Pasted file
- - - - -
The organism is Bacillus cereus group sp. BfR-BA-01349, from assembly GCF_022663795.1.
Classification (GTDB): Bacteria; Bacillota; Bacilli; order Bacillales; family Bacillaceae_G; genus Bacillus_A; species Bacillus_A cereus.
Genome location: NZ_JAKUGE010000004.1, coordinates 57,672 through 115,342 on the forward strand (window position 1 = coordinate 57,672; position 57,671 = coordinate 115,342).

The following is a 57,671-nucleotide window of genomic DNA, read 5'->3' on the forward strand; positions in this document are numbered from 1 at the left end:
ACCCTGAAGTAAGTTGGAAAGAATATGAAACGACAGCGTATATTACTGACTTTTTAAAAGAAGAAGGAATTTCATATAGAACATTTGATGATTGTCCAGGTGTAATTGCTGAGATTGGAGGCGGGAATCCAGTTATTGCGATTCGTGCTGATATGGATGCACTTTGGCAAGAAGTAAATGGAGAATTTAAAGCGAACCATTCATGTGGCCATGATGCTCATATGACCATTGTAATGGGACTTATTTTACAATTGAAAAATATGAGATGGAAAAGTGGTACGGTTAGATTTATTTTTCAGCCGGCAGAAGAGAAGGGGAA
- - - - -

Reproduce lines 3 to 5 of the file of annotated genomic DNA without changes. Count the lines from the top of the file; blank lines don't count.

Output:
Genome location: NZ_JAKUGE010000004.1, coordinates 57,672 through 115,342 on the forward strand (window position 1 = coordinate 57,672; position 57,671 = coordinate 115,342).

The following is a 57,671-nucleotide window of genomic DNA, read 5'->3' on the forward strand; positions in this document are numbered from 1 at the left end:
ACCCTGAAGTAAGTTGGAAAGAATATGAAACGACAGCGTATATTACTGACTTTTTAAAAGAAGAAGGAATTTCATATAGAACATTTGATGATTGTCCAGGTGTAATTGCTGAGATTGGAGGCGGGAATCCAGTTATTGCGATTCGTGCTGATATGGATGCACTTTGGCAAGAAGTAAATGGAGAATTTAAAGCGAACCATTCATGTGGCCATGATGCTCATATGACCATTGTAATGGGACTTATTTTACAATTGAAAAATATGAGATGGAAAAGTGGTACGGTTAGATTTATTTTTCAGCCGGCAGAAGAGAAGGGGAA